How Long Is Too Long?

As the 2009 IndyCar season is winding down, about the only suspense left in the silly season seems to be the length of the contract that Danica Patrick will sign with Andretti-Green Racing. The smart money says that she will sign a short-term contract so that she will be free to bolt to NASCAR if she so chooses. By short, I would guess possibly as short as a year but probably two. Quite honestly, the way things change in IndyCar racing – I can’t imagine why any top driver whose main goal is to win, would sign for much longer.

That’s a nice way of asking…what was Tony Kanaan thinking when he signed on for five years at AGR? Teams, teammates, engineers and even sponsorship packages are ever changing. Those changes usually affect the complexion of the entire team. Five years can be an eternity in IndyCar Racing.

One only needs to compare the starting field of this year’s Indianapolis 500 with the grid of the 2004 race – just five years earlier. Believe it or not, there were only twelve drivers in this year’s 500 that also started in the 2004 race – barely more than one-third of the field. Of those twelve, only four were with the same team; Tony Kanaan, Helio Castroneves, Scott Dixon and AJ Foyt IV. The wining driver in that race didn’t turn a wheel all season this season in the IndyCar Series, while the winning team struggled to field one car in only one race this year.

In 2004, Andretti-Green was the team to beat. They won the championship with Kanaan that year as well as the Indy 500 and the championship in 2005. Rahal-Letterman won Indy in 2004 with Buddy Rice along with two other races that year. Of course, the common denominator was that both teams had the powerful Honda engine. Meanwhile, Team Penske and Target Chip Ganassi Racing struggled as they were saddled with the underwhelming Toyota powerplant.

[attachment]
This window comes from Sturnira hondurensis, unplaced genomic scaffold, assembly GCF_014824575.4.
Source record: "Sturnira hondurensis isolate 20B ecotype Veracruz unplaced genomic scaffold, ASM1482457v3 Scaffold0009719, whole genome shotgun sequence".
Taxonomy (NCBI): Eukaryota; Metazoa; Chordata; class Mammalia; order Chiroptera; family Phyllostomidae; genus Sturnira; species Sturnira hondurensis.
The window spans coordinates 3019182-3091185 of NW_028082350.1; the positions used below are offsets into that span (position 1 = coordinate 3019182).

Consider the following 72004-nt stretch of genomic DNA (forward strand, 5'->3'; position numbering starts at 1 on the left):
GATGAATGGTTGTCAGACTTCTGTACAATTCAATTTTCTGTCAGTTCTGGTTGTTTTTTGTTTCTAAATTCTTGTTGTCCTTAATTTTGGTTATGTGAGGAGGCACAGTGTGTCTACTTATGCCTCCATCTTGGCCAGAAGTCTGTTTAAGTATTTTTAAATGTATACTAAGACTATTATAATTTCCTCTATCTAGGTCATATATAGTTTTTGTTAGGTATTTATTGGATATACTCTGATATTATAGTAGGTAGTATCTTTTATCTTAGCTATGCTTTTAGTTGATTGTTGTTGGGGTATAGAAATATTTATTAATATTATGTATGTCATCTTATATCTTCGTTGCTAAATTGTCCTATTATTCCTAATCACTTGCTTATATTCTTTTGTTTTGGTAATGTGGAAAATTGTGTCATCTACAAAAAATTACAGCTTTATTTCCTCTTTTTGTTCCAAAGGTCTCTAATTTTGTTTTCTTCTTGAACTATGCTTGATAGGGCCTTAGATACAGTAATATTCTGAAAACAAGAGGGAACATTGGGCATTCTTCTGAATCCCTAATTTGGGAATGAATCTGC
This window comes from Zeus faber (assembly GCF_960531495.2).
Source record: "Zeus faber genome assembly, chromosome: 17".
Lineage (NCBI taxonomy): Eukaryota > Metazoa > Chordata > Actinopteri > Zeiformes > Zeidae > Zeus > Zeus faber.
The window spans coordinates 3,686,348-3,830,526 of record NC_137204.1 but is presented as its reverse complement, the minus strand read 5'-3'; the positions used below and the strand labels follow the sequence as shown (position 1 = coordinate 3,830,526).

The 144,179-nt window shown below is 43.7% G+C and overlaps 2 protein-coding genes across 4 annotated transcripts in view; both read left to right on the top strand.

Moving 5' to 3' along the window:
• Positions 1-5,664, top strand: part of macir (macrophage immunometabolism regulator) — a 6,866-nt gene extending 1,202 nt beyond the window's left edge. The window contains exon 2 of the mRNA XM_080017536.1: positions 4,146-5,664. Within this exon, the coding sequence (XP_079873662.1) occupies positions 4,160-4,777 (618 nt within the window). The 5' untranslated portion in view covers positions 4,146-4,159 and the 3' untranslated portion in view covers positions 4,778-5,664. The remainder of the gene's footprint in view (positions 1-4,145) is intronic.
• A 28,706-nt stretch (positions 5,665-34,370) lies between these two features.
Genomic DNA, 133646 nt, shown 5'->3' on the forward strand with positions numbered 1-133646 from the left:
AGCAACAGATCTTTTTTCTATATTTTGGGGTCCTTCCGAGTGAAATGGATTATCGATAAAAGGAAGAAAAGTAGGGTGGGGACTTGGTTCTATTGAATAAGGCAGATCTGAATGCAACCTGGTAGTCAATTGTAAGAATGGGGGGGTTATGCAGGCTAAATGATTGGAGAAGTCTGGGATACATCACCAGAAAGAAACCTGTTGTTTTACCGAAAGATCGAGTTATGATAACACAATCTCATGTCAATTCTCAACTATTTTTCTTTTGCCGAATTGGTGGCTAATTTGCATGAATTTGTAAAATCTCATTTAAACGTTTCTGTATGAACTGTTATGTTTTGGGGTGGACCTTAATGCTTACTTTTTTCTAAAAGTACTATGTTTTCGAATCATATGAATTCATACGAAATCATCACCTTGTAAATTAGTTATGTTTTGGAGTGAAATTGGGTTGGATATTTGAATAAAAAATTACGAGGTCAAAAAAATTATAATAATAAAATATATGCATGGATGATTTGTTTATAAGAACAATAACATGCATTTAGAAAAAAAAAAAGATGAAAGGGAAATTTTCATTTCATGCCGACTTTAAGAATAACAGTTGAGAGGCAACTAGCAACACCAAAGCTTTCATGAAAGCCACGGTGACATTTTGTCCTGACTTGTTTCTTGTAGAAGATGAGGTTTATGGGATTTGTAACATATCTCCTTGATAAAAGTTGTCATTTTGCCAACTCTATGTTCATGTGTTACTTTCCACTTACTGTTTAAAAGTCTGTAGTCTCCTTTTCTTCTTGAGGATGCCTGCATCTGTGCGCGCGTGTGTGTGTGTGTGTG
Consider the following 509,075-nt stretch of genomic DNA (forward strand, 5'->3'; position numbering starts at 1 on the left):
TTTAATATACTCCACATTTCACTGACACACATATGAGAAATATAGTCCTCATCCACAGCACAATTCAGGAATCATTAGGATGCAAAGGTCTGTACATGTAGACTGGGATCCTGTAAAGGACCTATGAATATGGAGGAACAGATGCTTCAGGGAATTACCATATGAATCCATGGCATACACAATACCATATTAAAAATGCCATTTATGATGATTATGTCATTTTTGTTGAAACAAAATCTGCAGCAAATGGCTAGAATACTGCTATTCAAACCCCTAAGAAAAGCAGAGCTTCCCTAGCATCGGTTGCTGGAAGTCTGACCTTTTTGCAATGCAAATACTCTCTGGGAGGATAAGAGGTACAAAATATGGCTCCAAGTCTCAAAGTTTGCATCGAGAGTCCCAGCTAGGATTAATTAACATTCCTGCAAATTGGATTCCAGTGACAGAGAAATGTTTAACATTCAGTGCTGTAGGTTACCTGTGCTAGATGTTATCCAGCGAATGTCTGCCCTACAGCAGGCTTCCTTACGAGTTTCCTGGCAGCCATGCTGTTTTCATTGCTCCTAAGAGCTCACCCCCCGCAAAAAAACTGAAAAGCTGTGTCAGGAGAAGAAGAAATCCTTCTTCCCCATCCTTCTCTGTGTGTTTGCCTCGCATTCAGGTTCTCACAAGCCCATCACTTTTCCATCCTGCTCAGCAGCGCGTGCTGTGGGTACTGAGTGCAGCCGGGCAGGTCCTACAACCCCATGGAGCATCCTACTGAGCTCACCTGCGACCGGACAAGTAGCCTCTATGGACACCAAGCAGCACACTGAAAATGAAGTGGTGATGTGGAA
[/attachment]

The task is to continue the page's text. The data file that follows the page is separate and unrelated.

Now that all teams have the same engines and chassis, that factor has been taken out of the equation. Still, there are other factors that change. Rahal-Letterman lost several sponsors along the way and are on the brink of extinction – in the IndyCar series, anyway. Over the past off-season, Tony Kanaan lost his excellent longtime engineer, Eric Cowdin. He is now responsible for the setups on Ryan Briscoe’s car at Team Penske. A check of the current standings might tell you whether or not Kanaan misses Cowdin.

Teammates change as well. Drivers don’t have to be best friends with their teammates as the AGR bunch was in 2004 and 2005. Still, they need to have a decent working relationship. I’m not sure that Graham Rahal and Justin Wilson were great friends in 2008, but they seemed to coexist pretty well as teammates. When Rahal was teamed with Robert Doornbos for the first twelve races this season; the results were not pretty.

Although most of the teams are still running the same chassis that they did in 2004, almost everything else has changed. Two engine manufacturers have left and one chassis has disappeared. Teams have dried up and gone, while others replaced them as a result of unification. With the current TV package, sponsorships are now tenuous at best. With so much that is subject to change on just a yearly basis, why on earth would any of the top drivers ink such a long-term deal.

I go back to a question I asked in early June – does TK want a do-over? Curt Cavin and Kevin Lee asked him a more poignant question on their radio show about a month ago. They bluntly asked him if he had any regrets. To his credit, Kanaan was his normally classy self and took the high road. He expressed confidence that AGR was in the process of turning things around. He is certainly closer to the situation than most of us are, so I’ll take him at his word.

For his sake, I hope he is right. I’m sure he already had knowledge of the upcoming re-structuring at AGR. Perhaps he knows what changes are coming and is certain that they will be what is necessary to put his car back in victory lane. I hope so. Of all drivers, it would be heart-breaking to see Tony Kanaan grow way past his prime while saddled with a long-term contract on a sinking ship. If AGR doesn’t turn things around quickly, I hope that he will be granted a release. The window of opportunity is starting to close on Kanaan. He is one driver who has earned the right to place his face and nose on the Borg-Warner trophy. I want to see him do it…soon.

George Phillips


2 Responses to “How Long Is Too Long?”

  1. Brian McKay Says:

    I wholeheartedly agree with your last paragraph, George.

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